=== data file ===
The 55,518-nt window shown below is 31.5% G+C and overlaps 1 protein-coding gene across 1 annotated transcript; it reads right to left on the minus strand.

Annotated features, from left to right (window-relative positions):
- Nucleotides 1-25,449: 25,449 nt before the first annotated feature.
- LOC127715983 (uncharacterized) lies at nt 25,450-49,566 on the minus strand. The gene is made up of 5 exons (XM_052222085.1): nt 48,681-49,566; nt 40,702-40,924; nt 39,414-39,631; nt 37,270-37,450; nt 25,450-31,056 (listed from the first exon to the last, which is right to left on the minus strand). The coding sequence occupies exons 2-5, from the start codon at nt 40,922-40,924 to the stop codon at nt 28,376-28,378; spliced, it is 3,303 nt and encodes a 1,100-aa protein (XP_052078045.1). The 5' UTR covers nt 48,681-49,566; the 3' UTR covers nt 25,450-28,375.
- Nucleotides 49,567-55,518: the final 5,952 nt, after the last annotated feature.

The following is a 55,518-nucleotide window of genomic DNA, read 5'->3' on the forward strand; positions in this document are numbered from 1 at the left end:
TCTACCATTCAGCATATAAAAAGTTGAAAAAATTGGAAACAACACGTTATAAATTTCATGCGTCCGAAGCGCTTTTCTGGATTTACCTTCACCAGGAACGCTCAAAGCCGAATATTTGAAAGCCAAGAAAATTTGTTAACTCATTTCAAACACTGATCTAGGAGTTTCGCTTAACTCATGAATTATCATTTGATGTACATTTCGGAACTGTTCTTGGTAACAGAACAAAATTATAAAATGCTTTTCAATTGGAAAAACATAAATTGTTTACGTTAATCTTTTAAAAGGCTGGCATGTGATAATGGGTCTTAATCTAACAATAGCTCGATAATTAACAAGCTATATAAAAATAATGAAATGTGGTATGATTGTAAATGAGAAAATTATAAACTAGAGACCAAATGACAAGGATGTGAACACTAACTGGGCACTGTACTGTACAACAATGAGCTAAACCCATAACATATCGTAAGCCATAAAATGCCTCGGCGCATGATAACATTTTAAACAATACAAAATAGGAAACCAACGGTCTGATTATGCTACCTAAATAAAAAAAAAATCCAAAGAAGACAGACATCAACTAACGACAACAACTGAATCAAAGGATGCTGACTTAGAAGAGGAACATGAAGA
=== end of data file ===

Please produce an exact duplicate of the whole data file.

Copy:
The 55,518-nt window shown below is 31.5% G+C and overlaps 1 protein-coding gene across 1 annotated transcript; it reads right to left on the minus strand.

Annotated features, from left to right (window-relative positions):
- Nucleotides 1-25,449: 25,449 nt before the first annotated feature.
- LOC127715983 (uncharacterized) lies at nt 25,450-49,566 on the minus strand. The gene is made up of 5 exons (XM_052222085.1): nt 48,681-49,566; nt 40,702-40,924; nt 39,414-39,631; nt 37,270-37,450; nt 25,450-31,056 (listed from the first exon to the last, which is right to left on the minus strand). The coding sequence occupies exons 2-5, from the start codon at nt 40,922-40,924 to the stop codon at nt 28,376-28,378; spliced, it is 3,303 nt and encodes a 1,100-aa protein (XP_052078045.1). The 5' UTR covers nt 48,681-49,566; the 3' UTR covers nt 25,450-28,375.
- Nucleotides 49,567-55,518: the final 5,952 nt, after the last annotated feature.

The following is a 55,518-nucleotide window of genomic DNA, read 5'->3' on the forward strand; positions in this document are numbered from 1 at the left end:
TCTACCATTCAGCATATAAAAAGTTGAAAAAATTGGAAACAACACGTTATAAATTTCATGCGTCCGAAGCGCTTTTCTGGATTTACCTTCACCAGGAACGCTCAAAGCCGAATATTTGAAAGCCAAGAAAATTTGTTAACTCATTTCAAACACTGATCTAGGAGTTTCGCTTAACTCATGAATTATCATTTGATGTACATTTCGGAACTGTTCTTGGTAACAGAACAAAATTATAAAATGCTTTTCAATTGGAAAAACATAAATTGTTTACGTTAATCTTTTAAAAGGCTGGCATGTGATAATGGGTCTTAATCTAACAATAGCTCGATAATTAACAAGCTATATAAAAATAATGAAATGTGGTATGATTGTAAATGAGAAAATTATAAACTAGAGACCAAATGACAAGGATGTGAACACTAACTGGGCACTGTACTGTACAACAATGAGCTAAACCCATAACATATCGTAAGCCATAAAATGCCTCGGCGCATGATAACATTTTAAACAATACAAAATAGGAAACCAACGGTCTGATTATGCTACCTAAATAAAAAAAAAATCCAAAGAAGACAGACATCAACTAACGACAACAACTGAATCAAAGGATGCTGACTTAGAAGAGGAACATGAAGA